Some websites can seem a bit mysterious when you reach their homepage. Delaware and Leigh National Heritage Corridor's, for instance, greets you with two links in the left-hand column: Park Home and Plan Your Visit. Click on Park Home and you're the page you're on. Click on Plan Your Visit and the possibilities open up a bit, with links for directions to the park, operating hours, fees, accessbility, things to do, and things to know before you come...a link that leads to bare bones pages, one on weather that states: We have four seasons and the temperature varies 10 degrees from one end of the Corridor to the other on any given day. The winters are harsher in the two mountainous northern counties (Luzerne and Carbon) than in the southern-most county (Bucks).

No doubt, staffing and funding constraints surely are behind the inconsistencies and shortfalls of websites. But here in the 21st century, where information can/should be a click or two away on the Internet, the Park Service needs to not just strive for consistency and delivery, but ensure it.

For starters, it should require that every park's homepage contain links for the basics: Plan Your Visit, Photos & Multimedia, History & Culture, Nature & Science, For Teachers, For Kids, News, and Management. And those pages should have information on them and content that is updated regularly.

If need be, park managers, give your social media staffers a break from Twitter and Instagram and have them spend some time on website content. The rest of us will appreciate it so much more.


I would like to see some basis park information on every website that goes beyond nature and history.

1. When was the park created? And let's define creation. Either when Congress passed the enabling legislation or when the park actually opened its doors. Very different in most cases.

2. How many visitors came the past year? And keep it up to date.

3. What is the expected recommended length of stay in a park unit? Though it make take you weeks to see Yosemite, that number is very interesting in a historic site or battlefield

4. The size of the park in acres and the number of full-time employees

5. A little on how the park was created.

6. And the most subjective of all. Why was the park unit created? What makes it of national importance?

I can dream, right?


Some good concerns, Kurt!

I've experienced frustrations as well, and hope their limited resources allow them to adopt some of your helpful ideas.

However, overall, I really appreciate the design, consistency, and volume of information produced by the NPS. Yes, not all parks have as much info on their sites as they could, but there's an awful lot of great stuff. The Facebook feeds of many of the parks are a daily joy, and by sharing visitors' photos and experiences, [size= 0.95em; line-height: 1.45em]create a sense of community and excitement[/size][size= 0.95em; line-height: 1.45em] that was never possible before. And, the official park map/guides are gorgeous, and great fun to collect (they are my obsession, rather than the passport stamps) -- when I needed to "fill in the blanks" for six of the national parks I had visited but whose guides I was missing, I emailed park staff who promptly responded and mailed me the missing brochures for free. (This was easily done via the websites, with one glitch at Denali that was easily worked around. Folks at Rockies politely asked, "could you please ask us about this later, we're cleaning up from the floods!") [/size]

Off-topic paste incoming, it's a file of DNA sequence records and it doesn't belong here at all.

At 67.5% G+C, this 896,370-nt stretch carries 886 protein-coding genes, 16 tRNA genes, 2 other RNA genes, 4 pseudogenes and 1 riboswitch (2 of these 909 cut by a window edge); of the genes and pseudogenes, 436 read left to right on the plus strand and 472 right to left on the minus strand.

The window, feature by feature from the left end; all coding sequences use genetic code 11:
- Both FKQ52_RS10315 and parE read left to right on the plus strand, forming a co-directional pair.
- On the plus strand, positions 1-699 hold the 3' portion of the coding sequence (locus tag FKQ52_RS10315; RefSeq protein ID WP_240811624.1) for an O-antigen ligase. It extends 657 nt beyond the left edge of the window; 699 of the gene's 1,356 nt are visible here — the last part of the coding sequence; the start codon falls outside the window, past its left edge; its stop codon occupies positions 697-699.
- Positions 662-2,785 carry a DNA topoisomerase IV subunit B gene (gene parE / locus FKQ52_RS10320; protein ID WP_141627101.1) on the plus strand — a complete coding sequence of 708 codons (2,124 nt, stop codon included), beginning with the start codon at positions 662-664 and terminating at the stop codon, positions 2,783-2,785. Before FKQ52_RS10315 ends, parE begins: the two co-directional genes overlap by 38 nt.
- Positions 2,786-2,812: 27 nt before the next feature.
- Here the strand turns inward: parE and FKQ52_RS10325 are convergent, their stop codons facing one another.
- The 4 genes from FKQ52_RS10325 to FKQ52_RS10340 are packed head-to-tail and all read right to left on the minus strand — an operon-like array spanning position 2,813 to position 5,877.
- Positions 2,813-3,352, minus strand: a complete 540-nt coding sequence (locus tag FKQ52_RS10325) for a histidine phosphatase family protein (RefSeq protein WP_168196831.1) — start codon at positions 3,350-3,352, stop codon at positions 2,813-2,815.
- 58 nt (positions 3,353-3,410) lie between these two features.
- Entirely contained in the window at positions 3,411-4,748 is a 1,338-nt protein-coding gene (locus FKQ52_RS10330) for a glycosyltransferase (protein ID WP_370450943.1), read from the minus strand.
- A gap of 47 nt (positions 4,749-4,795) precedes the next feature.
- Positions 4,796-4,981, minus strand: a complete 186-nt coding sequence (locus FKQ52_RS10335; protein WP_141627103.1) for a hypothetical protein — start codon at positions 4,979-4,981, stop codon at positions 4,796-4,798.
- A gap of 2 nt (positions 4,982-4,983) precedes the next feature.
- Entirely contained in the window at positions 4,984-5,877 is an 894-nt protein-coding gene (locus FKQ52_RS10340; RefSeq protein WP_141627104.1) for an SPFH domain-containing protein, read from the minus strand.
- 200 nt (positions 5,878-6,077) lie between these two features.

[size= 0.95em; line-height: 1.45em]With -40 wind chill today in the heart of Indiana Dunes National Lakeshore, I am daydreaming of spring and summer park adventures! [/size][size= 0.95em; line-height: 1.45em]Thanks again for all the good posts here at the NPT website and the Facebook feed. [/size]

I understand any current year's finances are probably in flux, but I think every unit's previous year's appropriations and expeditures should be included online in some detail. I'd also like to see something like an organization chart, even if the names and contact info were redacted.

I can dream, right?

Given the chronic lack of funding and personnel, I think most sites to a remarkably good job. It's not just NPS websites that have occasional shortcomings. I had a dickens of a time yesterday when I tried to gather information about products available at one of our big box stores. And one day last week, my credit union's website was "Down for Maintenance."

About the only frustration I have is that it's very difficult to find out sometimes whether or not a park's campsites are available for reservation. But that's not only the park sites, it's also and It's very hard to tell if all available reservations are taken or if that park (or forest or BLM site) is simply not in the system. It would certainly be nice if each park with campgrounds could provide either a link to or a note telling us that campsites are first come first served.

I think that they need to get away from worrying about how nice and pretty and NPS-uniform the sites are, and have some low-price interns spend time sitting at a non-NPS computer trying to navigate as Timothy Tentpeg, generic citizen would. Simple questions, for a simple and not sophisticated end user. Take a lot of notes, Mr/Ms Intern.

Examples - OK, coming to Jellystone Park, if there is no housing available in the park, what is the nearest campground/motel/BnB that is close enough to still enjoy the park

I'm coming in for thesis resrearch while on vacation - how do contact the park historian or archivist?

Is there a link to local road conditions?

My dog lives in my fifth wheeler with me year around. What should I know?

And other everyday stuff like that.

I know what would make a great drinking game. Every time one of the usual suspects with ties to the NPS says, "chronic lack of funding" or "short staffed", everyone take a drink. Because it makes you want to.

I don't drink.

How about every time you make a post with a negative comment about the NPS you have to give up drinking for a day?

That partially explains why you folks are such whiny stuffed shirts.